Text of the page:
A Look into the Future of Grid Research

By By Wolfgang Gentzsch, Contributing Author

December 5, 2005

It is now 10 years since the research community gave birth to Grid computing; 10 years since early projects like I-Way, Globus, Legion and Unicore gave us a hint to what we could do with this new technology; after the Grid “bible” from Ian (Foster) and Carl (Kesselman) started changing our minds and imagination; but the community is still struggling with its adoption, with the impact on our future and with its direction. Desperately, we are looking for unique signs from heaven, listening to the many Naradas, breaking our heads in helplessness.

And here comes one of these reliable recurrent kilometer stones (yes, I am back in Europe), giving us clear hints toward the future. I am talking about Grid 2005, this year's International Workshop on Grid Computing in Seattle, just before this year's Supercomputing. In its sixth year, this year's Grid workshop featured a program committee of over 100 computer scientists that reads like the “Who's Who” of  the distributed computing community, selecting 30 papers and 18 posters out of almost 200 submissions. This is for sure one of the highest quality research conferences on Grid computing in the Universe, framed this year by visionaries (and veterans) like Dennis Gannon from Indiana University and his keynote on research challenges for the next generation of Grid systems, and Fran Berman (SDSC), Fabrizio Gagliardi (EGEE, now Microsoft), Carl Kesselman (UCLA/ISI) and Mark Linesch (GGF and HP) on the panel titled “What Will Grids Look Like in Five Years.”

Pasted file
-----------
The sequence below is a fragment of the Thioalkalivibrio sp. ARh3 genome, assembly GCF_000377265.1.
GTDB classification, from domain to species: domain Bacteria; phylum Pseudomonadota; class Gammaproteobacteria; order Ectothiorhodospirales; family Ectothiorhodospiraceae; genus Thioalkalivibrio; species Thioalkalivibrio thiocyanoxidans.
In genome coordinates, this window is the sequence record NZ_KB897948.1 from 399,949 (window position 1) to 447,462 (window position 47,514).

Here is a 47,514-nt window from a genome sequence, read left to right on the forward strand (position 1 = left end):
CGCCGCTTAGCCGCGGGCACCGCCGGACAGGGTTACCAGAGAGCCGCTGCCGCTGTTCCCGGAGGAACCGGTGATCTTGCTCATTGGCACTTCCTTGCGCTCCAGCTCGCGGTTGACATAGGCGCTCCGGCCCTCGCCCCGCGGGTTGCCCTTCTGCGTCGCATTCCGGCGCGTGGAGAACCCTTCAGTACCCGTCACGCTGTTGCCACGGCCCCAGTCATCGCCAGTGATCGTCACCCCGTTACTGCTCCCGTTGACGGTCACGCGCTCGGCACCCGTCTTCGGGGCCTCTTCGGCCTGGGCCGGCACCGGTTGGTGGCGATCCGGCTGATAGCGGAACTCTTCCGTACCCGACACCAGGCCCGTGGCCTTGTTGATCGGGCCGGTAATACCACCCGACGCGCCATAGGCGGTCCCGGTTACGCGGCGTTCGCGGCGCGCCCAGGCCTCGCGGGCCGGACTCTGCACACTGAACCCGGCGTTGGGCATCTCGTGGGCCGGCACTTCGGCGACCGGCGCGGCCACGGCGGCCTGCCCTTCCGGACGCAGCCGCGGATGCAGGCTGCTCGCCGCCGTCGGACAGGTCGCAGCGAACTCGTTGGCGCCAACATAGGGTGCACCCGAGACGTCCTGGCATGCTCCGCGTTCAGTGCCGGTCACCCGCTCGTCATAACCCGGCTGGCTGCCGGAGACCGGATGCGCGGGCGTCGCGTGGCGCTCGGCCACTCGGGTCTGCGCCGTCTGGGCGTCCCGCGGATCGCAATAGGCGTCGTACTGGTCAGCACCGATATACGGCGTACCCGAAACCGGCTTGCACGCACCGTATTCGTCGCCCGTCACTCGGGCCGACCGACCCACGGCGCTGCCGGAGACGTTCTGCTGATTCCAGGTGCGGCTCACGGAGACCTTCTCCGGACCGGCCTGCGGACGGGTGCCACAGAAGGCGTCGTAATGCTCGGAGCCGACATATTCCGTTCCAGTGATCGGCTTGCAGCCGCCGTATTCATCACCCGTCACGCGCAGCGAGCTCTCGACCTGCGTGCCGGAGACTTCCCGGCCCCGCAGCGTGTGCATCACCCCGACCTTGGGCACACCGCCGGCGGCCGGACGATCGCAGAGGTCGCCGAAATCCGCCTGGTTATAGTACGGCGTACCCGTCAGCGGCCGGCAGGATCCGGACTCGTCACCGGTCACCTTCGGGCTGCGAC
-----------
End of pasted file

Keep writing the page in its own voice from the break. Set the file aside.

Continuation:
So, what ARE the trends we are taking away from these heavyweights? Listening to the scientists, obviously, you recognize the current challenges and open questions. One area is coming up again and again — and it's data, data, data. I think I am still underestimating this single, largest challenge. How do we bring structure and order into this exploding data hurricane? Exponentially growing data, in many different formats, distributed over many sources and sites around the world, replicated for the sake of international collaborations in virtual organizations — all this requires sophisticated, scalable and robust data management capabilities. They have to take into account very heavy loads, performance bottlenecks, denial of service attacks and different policies, while still guaranteeing minimum service response time.